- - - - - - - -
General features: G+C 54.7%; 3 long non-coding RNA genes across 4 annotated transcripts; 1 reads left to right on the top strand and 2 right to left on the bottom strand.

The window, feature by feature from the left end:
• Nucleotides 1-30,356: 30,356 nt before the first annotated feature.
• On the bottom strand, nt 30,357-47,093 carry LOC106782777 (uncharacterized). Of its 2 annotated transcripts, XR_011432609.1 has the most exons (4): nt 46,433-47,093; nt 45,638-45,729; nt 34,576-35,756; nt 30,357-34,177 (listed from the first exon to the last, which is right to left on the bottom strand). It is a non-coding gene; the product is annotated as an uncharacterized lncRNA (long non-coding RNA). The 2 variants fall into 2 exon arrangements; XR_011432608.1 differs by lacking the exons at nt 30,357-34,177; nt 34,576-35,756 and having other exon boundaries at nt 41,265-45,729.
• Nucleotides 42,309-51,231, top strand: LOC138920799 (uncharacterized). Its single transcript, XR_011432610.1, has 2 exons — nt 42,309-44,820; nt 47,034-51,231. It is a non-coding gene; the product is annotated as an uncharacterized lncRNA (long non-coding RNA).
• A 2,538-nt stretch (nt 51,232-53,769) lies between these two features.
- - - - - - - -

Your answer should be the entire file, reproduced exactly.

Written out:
General features: G+C 54.7%; 3 long non-coding RNA genes across 4 annotated transcripts; 1 reads left to right on the top strand and 2 right to left on the bottom strand.

The window, feature by feature from the left end:
• Nucleotides 1-30,356: 30,356 nt before the first annotated feature.
• On the bottom strand, nt 30,357-47,093 carry LOC106782777 (uncharacterized). Of its 2 annotated transcripts, XR_011432609.1 has the most exons (4): nt 46,433-47,093; nt 45,638-45,729; nt 34,576-35,756; nt 30,357-34,177 (listed from the first exon to the last, which is right to left on the bottom strand). It is a non-coding gene; the product is annotated as an uncharacterized lncRNA (long non-coding RNA). The 2 variants fall into 2 exon arrangements; XR_011432608.1 differs by lacking the exons at nt 30,357-34,177; nt 34,576-35,756 and having other exon boundaries at nt 41,265-45,729.
• Nucleotides 42,309-51,231, top strand: LOC138920799 (uncharacterized). Its single transcript, XR_011432610.1, has 2 exons — nt 42,309-44,820; nt 47,034-51,231. It is a non-coding gene; the product is annotated as an uncharacterized lncRNA (long non-coding RNA).
• A 2,538-nt stretch (nt 51,232-53,769) lies between these two features.